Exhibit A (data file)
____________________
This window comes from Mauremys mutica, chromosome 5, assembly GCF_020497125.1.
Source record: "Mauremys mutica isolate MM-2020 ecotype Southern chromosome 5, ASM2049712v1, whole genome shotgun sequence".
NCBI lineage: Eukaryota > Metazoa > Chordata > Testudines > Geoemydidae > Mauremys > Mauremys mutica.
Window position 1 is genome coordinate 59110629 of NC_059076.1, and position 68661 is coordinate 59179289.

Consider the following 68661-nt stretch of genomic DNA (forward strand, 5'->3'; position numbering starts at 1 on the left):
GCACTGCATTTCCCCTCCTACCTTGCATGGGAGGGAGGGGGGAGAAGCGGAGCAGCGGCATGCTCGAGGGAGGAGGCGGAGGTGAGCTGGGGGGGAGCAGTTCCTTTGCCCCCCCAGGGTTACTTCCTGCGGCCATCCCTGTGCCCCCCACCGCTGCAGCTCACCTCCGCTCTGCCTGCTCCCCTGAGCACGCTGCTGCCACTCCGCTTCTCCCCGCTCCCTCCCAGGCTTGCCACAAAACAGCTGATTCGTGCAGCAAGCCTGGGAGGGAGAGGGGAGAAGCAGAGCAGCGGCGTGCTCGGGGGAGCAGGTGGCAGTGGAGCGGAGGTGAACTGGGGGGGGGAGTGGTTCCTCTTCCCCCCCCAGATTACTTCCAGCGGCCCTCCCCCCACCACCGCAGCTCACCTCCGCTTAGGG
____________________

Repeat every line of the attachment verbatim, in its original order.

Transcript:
This window comes from Mauremys mutica, chromosome 5, assembly GCF_020497125.1.
Source record: "Mauremys mutica isolate MM-2020 ecotype Southern chromosome 5, ASM2049712v1, whole genome shotgun sequence".
NCBI lineage: Eukaryota > Metazoa > Chordata > Testudines > Geoemydidae > Mauremys > Mauremys mutica.
Window position 1 is genome coordinate 59110629 of NC_059076.1, and position 68661 is coordinate 59179289.

Consider the following 68661-nt stretch of genomic DNA (forward strand, 5'->3'; position numbering starts at 1 on the left):
GCACTGCATTTCCCCTCCTACCTTGCATGGGAGGGAGGGGGGAGAAGCGGAGCAGCGGCATGCTCGAGGGAGGAGGCGGAGGTGAGCTGGGGGGGAGCAGTTCCTTTGCCCCCCCAGGGTTACTTCCTGCGGCCATCCCTGTGCCCCCCACCGCTGCAGCTCACCTCCGCTCTGCCTGCTCCCCTGAGCACGCTGCTGCCACTCCGCTTCTCCCCGCTCCCTCCCAGGCTTGCCACAAAACAGCTGATTCGTGCAGCAAGCCTGGGAGGGAGAGGGGAGAAGCAGAGCAGCGGCGTGCTCGGGGGAGCAGGTGGCAGTGGAGCGGAGGTGAACTGGGGGGGGGAGTGGTTCCTCTTCCCCCCCCAGATTACTTCCAGCGGCCCTCCCCCCACCACCGCAGCTCACCTCCGCTTAGGG